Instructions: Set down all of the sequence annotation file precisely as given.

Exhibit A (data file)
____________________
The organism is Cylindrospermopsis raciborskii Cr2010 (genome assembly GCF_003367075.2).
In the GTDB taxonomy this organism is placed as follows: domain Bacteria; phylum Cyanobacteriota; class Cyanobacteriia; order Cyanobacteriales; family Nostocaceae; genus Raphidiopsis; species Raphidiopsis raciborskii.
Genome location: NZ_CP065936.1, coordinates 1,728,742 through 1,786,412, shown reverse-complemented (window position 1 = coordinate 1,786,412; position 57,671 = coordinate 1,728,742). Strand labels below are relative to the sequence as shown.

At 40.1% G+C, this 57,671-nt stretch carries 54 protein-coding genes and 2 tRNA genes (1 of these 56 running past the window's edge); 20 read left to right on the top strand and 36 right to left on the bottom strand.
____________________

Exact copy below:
The organism is Cylindrospermopsis raciborskii Cr2010 (genome assembly GCF_003367075.2).
In the GTDB taxonomy this organism is placed as follows: domain Bacteria; phylum Cyanobacteriota; class Cyanobacteriia; order Cyanobacteriales; family Nostocaceae; genus Raphidiopsis; species Raphidiopsis raciborskii.
Genome location: NZ_CP065936.1, coordinates 1,728,742 through 1,786,412, shown reverse-complemented (window position 1 = coordinate 1,786,412; position 57,671 = coordinate 1,728,742). Strand labels below are relative to the sequence as shown.

At 40.1% G+C, this 57,671-nt stretch carries 54 protein-coding genes and 2 tRNA genes (1 of these 56 running past the window's edge); 20 read left to right on the top strand and 36 right to left on the bottom strand.